In 2010, when then Ghanaian President, the late John Evans Atta Mills turned on the valve at an offshore platform in Takoradi, Ghana, not only was it symbolic for the nation's oil production in commercial quantities, but for one George Owusu, it was the culmination of years of sacrifice, grit and persistence.
Speaking to a cross-section of students, staff and faculty at Ashesi's Norton Motulsky Hall, Mr. Owusu reflected on his story in playing a lead role in Ghana’s oil discovery.
Since the late 19th century, Ghana had been the location of countless unsuccessful oil explorations, making the country an afterthought in the global oil industry. However, in 2007, George Owusu left his job in Houston, USA and spearheaded a team of geologists from Kosmos Energy, a Texas based oil exploration firm, to Ghana, for a successful exploration, unearthing Ghana’s commercial oil deposits.
“I left my family and a pretty comfortable life in the United States to chase a dream in Ghana, a dream that had eluded many companies,” shared Mr. Owusu, who in the 1970s, had relocated from Ghana to the United States. “Essentially I had a 0% chance at success, but it was a risk someone had to take. One of the things you need to learn early on in your lives is the need to take calculated risks. You’ll fail multiple times, but you should still persist. In seeking the right company to work with, I could have given up after numerous companies refused to explore Ghana. But through persisting, working out of my car and internet cafes, Ghana has oil today.”
Following the initial exploration, Mr. Owusu continued working with Kosmos Energy in Ghana, helping to identify leading global expertise and professionals for the oil production and further exploration.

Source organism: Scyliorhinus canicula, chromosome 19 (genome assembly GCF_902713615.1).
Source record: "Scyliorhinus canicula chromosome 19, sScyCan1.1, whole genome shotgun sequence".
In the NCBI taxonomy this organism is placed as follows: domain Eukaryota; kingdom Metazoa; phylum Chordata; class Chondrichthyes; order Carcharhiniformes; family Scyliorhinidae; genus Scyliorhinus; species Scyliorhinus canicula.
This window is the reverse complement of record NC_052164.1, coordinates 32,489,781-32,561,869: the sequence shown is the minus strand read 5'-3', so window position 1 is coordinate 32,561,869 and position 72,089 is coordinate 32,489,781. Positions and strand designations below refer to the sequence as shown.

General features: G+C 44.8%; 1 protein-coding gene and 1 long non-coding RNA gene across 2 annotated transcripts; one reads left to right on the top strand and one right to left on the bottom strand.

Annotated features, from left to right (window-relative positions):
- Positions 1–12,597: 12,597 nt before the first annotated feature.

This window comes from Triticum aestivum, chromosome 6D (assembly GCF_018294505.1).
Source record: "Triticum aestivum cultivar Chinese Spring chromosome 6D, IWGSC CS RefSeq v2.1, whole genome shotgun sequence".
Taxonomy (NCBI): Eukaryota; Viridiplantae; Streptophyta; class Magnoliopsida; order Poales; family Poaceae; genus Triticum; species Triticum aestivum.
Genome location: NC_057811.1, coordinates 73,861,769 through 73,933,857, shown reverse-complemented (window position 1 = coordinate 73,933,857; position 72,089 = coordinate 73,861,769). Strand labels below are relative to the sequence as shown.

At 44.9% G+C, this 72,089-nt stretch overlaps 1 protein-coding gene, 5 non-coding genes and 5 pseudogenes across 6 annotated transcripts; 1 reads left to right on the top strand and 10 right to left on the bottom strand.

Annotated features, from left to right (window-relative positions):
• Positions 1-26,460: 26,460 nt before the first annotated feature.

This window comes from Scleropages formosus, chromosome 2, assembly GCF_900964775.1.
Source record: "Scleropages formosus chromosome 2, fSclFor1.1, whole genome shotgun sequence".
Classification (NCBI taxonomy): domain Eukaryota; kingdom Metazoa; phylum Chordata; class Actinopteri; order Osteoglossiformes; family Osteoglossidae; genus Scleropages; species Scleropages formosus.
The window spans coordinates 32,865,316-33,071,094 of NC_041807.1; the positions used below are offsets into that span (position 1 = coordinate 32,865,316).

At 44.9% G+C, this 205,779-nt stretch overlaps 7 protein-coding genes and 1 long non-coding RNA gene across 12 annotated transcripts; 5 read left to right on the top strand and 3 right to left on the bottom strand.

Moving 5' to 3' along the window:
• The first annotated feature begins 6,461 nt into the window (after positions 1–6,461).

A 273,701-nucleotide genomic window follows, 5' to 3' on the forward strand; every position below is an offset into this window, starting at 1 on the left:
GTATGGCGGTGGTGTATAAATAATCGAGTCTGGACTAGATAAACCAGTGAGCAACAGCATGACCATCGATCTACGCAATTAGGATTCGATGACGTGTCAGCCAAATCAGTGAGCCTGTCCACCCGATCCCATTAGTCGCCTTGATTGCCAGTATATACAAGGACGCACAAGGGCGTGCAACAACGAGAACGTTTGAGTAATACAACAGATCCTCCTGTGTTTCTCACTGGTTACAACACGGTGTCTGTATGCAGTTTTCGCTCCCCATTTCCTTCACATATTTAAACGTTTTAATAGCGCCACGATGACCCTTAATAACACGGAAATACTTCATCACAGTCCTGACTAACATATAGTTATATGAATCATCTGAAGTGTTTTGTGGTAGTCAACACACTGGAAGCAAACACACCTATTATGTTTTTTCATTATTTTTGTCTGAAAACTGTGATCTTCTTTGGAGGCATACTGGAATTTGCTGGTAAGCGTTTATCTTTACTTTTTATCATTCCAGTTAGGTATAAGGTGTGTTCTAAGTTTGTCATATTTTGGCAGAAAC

“You have to think outside the box if you want to make a difference,” he said. “You don’t become successful by doing what everyone else is doing, or doing the things that may come easily. Do something different. What made me successful was my perseverance. You think about what you want to do, and go for it.”
In 2010, Mr. Owusu’s journey took a testing turn when he came under investigation from national authorities on his role and gains from the discovery. According to him, lessons of integrity and ethics he had imbibed growing up were values that absolved him of allegations wrought against him.
“Integrity is very important,” he said. “Don’t cheat, don’t lie, don’t steal. There are no shortcuts; you have to do it the right way: follow the rules and go through the front door. You never know when the records will be checked. Money and success are great, but getting them the right way is more important.”
“Now that, I’m almost 70, the opportunity to speak to the younger generation has become very important to me,” he said. “We’ve done our part; and we had to do it the hard way. As we phase out, you’ll replace us, and it’s our duty and responsibility that the next generation is well resourced to take care of the country.”